With roots in China, Samuel completed both the MSM and MSBA program at Wake Forest, even before the school set up its International Leaders Program, which sees international students complete the two masters degrees and qualify for a STEM-extension that lets them work in the US for up to three years on a student visa. Samuel now works in data science for a theater tickets company in New York City.

Why Wake Forest’s MSBA?

I decided to pursue the MSBA after completing my MSM degree because I wanted to gain additional quantitative and analytical skillsets that complement with my business management knowledge.

The experiential learning on offer was a great attraction because it allowed me to put what I learned in classroom to use in a real corporate environment, and to practice how I would communicate our team's methodology and findings to non-technical audiences. 9045245e417f9818de29faba31492222848d1257.jpg

What did you do for the Business Analytics Practicum? 

We worked with JARP Industries, a company which manufactures hydraulic cylinders [useful in construction], predicting which industries had a strong demand for them.

We applied what we were learning in class (time-series analysis and predictive analytics), sometimes with techniques we just learned on that day, using programming language to deliver a final model that can predict industry trends for the client.

During the practicum, my aim was to practice and learn as much as I could, and not be afraid to fail, since it was a low stake environment. We connected online with the CEO of JARP industries—who is a Wake Forest EMBA alum—once a week for three months, and delivered the final presentation to the him on-campus.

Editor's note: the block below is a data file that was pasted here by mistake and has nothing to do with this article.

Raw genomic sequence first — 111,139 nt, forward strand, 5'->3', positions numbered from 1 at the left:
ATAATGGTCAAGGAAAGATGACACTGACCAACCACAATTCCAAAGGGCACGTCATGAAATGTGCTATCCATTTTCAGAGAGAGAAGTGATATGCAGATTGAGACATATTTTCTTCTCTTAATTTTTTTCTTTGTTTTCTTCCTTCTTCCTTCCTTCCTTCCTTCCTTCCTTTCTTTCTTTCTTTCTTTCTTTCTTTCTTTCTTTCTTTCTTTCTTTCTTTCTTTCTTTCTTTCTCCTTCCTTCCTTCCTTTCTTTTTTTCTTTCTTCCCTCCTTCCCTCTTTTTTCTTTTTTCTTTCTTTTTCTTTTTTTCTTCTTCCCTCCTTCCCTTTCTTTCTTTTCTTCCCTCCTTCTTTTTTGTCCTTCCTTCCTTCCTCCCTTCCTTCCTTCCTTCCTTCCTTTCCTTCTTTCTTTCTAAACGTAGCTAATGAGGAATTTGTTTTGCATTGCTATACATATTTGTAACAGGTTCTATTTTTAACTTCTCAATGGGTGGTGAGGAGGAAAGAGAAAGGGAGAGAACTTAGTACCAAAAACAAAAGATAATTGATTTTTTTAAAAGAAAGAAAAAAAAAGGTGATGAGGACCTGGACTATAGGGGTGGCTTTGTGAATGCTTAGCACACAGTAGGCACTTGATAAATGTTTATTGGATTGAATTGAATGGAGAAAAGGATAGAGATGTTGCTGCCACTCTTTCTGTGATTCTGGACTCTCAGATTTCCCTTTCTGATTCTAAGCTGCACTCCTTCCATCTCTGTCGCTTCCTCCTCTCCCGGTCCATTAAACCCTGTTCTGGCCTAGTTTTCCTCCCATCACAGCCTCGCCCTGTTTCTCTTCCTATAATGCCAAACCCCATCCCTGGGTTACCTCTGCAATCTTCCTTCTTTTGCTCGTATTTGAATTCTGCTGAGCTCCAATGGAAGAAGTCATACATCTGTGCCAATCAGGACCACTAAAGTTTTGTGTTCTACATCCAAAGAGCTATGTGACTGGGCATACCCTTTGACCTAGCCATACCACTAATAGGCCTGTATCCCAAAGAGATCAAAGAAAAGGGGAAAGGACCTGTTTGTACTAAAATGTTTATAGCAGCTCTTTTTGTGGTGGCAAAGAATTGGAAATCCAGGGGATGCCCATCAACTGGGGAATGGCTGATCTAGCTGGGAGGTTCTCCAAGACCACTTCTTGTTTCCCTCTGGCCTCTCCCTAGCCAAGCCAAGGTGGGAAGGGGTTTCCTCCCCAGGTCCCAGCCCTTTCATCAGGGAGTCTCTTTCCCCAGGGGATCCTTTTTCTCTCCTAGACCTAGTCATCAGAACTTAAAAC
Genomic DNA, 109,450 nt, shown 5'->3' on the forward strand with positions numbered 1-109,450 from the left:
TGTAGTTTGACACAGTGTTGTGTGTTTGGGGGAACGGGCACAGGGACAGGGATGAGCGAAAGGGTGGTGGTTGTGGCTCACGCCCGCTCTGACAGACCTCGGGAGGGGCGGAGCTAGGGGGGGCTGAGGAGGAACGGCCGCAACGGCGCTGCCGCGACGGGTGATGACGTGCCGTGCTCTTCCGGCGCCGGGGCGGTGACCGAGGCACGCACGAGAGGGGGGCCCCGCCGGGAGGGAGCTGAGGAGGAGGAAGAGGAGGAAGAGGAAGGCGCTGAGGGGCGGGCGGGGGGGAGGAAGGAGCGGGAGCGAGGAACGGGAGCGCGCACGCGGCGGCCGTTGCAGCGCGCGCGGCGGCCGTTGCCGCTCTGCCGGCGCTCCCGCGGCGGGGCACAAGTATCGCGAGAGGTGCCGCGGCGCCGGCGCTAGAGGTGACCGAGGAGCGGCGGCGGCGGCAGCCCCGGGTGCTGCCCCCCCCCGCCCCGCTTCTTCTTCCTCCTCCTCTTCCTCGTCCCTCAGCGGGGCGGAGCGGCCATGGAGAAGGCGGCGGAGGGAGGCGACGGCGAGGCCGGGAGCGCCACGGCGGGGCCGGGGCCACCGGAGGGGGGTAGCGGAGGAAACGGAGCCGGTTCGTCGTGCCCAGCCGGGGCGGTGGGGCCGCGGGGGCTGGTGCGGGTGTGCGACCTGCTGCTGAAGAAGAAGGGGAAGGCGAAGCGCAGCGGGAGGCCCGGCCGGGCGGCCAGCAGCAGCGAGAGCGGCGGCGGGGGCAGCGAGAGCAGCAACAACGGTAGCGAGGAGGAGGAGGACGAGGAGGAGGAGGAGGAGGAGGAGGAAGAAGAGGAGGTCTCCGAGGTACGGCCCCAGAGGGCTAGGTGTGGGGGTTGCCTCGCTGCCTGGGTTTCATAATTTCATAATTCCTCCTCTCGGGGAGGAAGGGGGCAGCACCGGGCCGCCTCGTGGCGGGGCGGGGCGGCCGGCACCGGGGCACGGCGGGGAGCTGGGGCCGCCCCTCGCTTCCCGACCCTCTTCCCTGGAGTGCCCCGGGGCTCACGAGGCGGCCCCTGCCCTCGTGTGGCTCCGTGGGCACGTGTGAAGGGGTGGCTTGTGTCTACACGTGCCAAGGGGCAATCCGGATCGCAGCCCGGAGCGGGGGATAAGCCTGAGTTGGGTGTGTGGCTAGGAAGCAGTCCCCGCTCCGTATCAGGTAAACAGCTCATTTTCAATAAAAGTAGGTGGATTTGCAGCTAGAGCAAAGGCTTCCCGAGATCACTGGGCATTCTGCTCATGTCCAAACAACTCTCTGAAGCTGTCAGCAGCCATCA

How did your experience change your career?

The Practicum provided me a concrete experience of how to conduct a predictive analysis from beginning to end, and how to work with your teammates to maximize the results. I remember it vividly because it was the first time I started to think about business problems through a data analytics perspective.

It gives you a taste of what being an analytical professional is going to be like. And it was a confidence-booster because you knew you were able to improve a company with things you learned in the classroom. 

It also helps a lot for landing a job in the industry after graduation because you can talk about how you would solve a potential task from a data analysis perspective, in detail and with confidence.